GARDAI have issued an urgent warning to the public of a scam in which victims receive texts appearing to be from their bank requesting personal bank details in a sinister bid to steal their money.
According to the gardai, supported by the Banking and Payments Federation Ireland, this scam is called "smishing".
Detective Chief Superintendent Patrick Lohan, Garda National Economic Crime Bureau, said: "Banks and other financial entities will never make unsolicited contact with individuals asking for personal details, account numbers, 4-digit pin number or passwords.”
He warned that people "receiving unsolicited communications looking for these personal details should not reply to text messages, emails or other communications. They should contact their bank independently to check on the validity of the communications they have received before taking any action".
Sgt Ber Leetch, of Henry Street garda station, received a report of a female student who received "what looked like a legitimate text message from her bank.
"The text had a link that she clicked on, she then entered her pin number, a short time later her bank called her to say that a large sum of money had been taken from her account in two transactions. She did not make these transactions. Be very suspicious if you are contacted by your bank or financial institution, ring them back yourself and be certain that the initial contact was from them," Sgt Leetch said.
KEY DETAILS OF THE SCAM
1.The message will imitate a text from your bank.
2.The message will typically ask you to click on a link to a website to "verify”, "update” or to "reactivate” your account.
3. It may ask you to reply to the text message with personal or financial information or to click on a link to website.
4.If it includes a link, the website is a fake one. The website will then attempt to get you to disclose personal or financial information. If clicked on it also could download dangerous software known as malware to your computer or mobile device.
5.Often the text will create a sense of urgency to make you act without thinking e.g. your money is in danger or your account will be frozen.
The following are some warning signs
1. The text message will be unsolicited
2. The text message will always seek information that allows access to bank accounts, Note; banks or other financial institutions would not look for that kind of information!!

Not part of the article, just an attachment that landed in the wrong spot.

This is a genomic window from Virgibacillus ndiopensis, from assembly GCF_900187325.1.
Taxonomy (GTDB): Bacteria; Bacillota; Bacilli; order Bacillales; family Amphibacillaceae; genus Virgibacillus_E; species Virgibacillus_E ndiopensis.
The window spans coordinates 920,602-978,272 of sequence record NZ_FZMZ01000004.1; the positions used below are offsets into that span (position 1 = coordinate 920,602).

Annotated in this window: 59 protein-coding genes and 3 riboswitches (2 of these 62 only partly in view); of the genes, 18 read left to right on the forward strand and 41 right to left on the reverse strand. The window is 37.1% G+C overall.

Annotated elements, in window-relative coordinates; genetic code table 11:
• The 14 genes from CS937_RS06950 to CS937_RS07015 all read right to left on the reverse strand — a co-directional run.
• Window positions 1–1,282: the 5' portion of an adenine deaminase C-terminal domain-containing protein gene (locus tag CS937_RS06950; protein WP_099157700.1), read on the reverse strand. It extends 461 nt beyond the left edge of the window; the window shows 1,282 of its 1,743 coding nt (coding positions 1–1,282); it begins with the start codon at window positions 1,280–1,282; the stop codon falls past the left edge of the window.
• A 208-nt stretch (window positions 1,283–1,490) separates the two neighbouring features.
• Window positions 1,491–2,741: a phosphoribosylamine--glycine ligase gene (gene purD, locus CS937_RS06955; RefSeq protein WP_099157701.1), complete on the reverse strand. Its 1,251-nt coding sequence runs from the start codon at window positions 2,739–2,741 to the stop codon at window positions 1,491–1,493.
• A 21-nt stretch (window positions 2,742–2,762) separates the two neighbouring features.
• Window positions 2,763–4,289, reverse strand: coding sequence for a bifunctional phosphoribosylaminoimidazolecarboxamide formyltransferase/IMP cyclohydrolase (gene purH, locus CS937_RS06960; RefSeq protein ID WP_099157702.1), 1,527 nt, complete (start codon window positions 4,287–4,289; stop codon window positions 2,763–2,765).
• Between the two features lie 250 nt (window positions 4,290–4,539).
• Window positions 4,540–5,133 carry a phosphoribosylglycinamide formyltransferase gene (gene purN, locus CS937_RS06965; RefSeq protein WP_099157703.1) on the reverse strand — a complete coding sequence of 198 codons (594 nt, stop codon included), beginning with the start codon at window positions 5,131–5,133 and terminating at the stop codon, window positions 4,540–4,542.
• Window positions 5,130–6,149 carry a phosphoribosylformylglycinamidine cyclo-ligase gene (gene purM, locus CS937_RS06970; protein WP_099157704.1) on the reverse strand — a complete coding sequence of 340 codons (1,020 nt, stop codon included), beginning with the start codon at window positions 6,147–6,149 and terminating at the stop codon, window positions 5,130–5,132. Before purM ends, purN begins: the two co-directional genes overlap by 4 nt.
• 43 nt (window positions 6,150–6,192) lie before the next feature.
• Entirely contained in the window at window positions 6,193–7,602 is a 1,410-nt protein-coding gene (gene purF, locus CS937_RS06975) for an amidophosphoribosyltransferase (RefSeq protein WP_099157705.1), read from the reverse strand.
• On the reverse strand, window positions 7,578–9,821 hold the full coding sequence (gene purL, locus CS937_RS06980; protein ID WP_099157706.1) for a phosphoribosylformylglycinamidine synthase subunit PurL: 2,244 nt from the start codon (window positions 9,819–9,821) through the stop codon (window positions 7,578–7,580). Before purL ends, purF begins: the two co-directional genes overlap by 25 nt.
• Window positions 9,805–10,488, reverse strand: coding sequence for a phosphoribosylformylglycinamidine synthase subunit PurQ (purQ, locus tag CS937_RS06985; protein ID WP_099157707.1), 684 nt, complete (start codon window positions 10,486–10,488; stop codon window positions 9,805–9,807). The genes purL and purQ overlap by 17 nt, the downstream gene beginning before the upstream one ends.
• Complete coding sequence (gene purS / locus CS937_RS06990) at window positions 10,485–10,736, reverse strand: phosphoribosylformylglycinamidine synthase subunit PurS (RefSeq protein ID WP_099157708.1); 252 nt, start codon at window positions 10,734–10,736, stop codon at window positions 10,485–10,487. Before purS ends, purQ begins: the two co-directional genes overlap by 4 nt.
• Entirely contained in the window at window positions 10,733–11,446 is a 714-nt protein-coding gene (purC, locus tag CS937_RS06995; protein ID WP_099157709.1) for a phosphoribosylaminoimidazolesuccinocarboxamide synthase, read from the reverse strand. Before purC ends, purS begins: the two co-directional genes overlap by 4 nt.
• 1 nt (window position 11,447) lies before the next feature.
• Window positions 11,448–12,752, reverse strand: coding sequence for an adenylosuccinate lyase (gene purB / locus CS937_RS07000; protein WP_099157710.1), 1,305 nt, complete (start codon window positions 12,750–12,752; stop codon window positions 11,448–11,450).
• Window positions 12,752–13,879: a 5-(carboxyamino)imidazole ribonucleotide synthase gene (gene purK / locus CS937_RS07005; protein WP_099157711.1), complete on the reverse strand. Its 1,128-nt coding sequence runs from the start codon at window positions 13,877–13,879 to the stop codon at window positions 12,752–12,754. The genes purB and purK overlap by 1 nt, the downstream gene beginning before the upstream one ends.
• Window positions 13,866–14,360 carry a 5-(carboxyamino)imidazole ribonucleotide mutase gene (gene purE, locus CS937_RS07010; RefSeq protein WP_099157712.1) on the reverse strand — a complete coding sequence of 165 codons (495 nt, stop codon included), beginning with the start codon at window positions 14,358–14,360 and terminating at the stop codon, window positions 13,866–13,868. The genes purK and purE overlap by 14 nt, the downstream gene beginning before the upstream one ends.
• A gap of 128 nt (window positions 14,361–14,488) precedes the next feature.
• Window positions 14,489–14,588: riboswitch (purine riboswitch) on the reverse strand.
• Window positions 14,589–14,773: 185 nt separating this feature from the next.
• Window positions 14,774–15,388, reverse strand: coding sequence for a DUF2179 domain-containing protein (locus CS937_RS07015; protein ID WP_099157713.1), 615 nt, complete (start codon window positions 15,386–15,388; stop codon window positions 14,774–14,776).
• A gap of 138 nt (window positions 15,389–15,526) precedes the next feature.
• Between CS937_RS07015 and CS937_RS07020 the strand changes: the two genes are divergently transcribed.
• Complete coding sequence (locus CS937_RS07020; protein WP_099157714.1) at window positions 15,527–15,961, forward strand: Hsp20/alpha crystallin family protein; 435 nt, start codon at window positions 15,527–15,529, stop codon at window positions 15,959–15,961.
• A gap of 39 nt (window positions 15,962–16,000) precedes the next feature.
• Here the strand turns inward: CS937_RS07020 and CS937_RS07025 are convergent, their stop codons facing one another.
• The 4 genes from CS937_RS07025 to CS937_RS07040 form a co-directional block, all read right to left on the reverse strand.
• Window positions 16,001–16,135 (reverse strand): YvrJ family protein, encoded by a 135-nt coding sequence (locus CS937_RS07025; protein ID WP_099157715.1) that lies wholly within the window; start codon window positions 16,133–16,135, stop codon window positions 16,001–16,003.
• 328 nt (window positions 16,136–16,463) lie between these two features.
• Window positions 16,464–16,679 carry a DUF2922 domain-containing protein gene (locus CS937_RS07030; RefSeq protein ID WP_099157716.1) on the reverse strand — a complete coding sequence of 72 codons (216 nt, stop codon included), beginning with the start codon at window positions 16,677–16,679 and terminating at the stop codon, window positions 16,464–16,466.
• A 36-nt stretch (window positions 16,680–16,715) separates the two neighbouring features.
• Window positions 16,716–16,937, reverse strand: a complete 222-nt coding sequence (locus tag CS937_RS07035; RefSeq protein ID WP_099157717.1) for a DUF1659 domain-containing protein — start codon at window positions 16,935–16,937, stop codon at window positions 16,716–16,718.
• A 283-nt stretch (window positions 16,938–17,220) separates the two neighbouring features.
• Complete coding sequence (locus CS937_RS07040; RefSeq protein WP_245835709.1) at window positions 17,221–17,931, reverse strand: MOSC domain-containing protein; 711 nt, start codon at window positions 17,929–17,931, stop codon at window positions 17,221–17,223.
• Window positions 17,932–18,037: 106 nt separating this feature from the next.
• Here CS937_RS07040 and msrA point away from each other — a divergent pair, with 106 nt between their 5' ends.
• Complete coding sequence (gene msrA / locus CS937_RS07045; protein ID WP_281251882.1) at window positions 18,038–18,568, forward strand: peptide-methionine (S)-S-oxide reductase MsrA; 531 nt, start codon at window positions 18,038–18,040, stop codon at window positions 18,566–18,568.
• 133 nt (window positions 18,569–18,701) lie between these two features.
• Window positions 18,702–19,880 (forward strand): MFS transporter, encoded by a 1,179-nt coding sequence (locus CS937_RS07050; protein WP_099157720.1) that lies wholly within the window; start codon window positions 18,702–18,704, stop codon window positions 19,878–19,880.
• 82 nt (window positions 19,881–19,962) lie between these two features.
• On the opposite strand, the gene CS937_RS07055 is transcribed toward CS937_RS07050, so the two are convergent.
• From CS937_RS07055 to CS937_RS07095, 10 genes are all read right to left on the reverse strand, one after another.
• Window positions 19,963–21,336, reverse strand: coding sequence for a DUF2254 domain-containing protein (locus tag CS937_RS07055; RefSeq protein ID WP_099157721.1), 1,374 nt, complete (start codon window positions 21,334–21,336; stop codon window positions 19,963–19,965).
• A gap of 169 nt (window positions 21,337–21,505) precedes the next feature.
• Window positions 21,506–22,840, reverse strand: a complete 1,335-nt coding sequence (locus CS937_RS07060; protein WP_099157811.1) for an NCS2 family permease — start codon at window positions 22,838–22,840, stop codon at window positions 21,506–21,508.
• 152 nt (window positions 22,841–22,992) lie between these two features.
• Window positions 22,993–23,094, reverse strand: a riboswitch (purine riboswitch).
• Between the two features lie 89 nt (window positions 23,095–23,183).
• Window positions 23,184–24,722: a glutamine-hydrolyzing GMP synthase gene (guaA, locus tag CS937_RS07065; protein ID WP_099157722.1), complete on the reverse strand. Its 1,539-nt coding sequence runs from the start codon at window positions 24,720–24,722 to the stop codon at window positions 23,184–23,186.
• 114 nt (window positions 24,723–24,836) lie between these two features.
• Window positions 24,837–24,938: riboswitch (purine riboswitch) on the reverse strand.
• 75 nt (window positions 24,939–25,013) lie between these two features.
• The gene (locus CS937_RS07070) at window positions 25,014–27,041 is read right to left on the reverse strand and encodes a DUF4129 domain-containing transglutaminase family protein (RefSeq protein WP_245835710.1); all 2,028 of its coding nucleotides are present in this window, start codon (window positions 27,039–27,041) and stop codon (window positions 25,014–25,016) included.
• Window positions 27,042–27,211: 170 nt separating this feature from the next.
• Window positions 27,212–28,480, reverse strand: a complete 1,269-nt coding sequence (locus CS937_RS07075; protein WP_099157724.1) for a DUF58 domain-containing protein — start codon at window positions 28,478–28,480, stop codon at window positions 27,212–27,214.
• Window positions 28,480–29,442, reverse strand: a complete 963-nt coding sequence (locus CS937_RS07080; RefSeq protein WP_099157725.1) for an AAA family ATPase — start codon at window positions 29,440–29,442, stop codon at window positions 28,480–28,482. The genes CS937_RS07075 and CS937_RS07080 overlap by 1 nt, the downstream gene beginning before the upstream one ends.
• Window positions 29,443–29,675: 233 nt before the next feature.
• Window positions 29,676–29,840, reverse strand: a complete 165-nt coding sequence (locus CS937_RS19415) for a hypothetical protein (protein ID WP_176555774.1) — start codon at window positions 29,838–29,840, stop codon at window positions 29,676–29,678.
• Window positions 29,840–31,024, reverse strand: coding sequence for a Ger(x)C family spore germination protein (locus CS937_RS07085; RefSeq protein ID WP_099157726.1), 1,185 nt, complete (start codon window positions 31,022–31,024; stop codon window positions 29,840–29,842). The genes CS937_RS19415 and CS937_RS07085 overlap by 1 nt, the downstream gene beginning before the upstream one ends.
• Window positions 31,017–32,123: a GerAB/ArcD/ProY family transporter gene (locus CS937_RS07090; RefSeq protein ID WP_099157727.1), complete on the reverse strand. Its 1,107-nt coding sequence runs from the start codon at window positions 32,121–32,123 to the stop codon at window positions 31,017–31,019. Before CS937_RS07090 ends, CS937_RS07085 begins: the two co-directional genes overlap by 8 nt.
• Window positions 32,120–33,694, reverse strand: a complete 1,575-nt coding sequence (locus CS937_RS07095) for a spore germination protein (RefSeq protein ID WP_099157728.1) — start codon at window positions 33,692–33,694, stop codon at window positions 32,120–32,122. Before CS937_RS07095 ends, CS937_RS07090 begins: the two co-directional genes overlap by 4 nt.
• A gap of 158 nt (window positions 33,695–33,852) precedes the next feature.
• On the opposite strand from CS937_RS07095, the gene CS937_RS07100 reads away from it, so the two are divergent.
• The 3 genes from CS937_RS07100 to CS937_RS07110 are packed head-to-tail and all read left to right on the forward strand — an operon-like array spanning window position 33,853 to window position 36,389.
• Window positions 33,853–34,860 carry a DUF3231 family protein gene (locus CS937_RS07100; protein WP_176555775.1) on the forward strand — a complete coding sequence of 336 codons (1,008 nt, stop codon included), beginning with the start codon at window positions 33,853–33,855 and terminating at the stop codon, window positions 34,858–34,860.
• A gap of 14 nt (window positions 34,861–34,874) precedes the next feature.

3. The text will instruct the individual to go to a website or make a phone call to a specified number
4. The text will create a fear that if the customer does not take action requested in the text, their account will be compromised
5. The text will emphasise the need for urgent action by the recipient of the text
WHAT CAN YOU DO?
1. A text from your bank will not ask you for any personal information, only ever respond Y or N to bank text messages.
2. Never respond to a text message that requests your 4-digit card PIN or your online banking details or any other password.
3. Do not respond to unsolicited text/SMS messages before independently validating who the text appears to be from. Never use the number in the text message. For your bank, use the number on the back of your debit / credit card.
4. Don’t be rushed. Take your time and make the appropriate checks before responding.
5. Do not click on a link, attachment or image that you receive in an unsolicited text without first verifying the text and understanding what you are clicking on.
6. If you think you have responded to a Smishing text message, contact your bank immediately.
Niamh Davenport, who leads the Banking & Payments Federation Ireland (BPFI) FraudSMART programme, offers the following advice to consumers: "Always be wary of any unexpected calls or texts which appear to be your bank especially those asking for personal details or payments. Your bank will never ask for your personal information so never give your financial or personal information in order to release money, refund fees, or access to your computer. Fraudsters are very convincing but don’t be afraid to take the time to make the relevant checks. The scammer will try to rush you, but this is all designed to panic you into doing something you wouldn’t otherwise do.”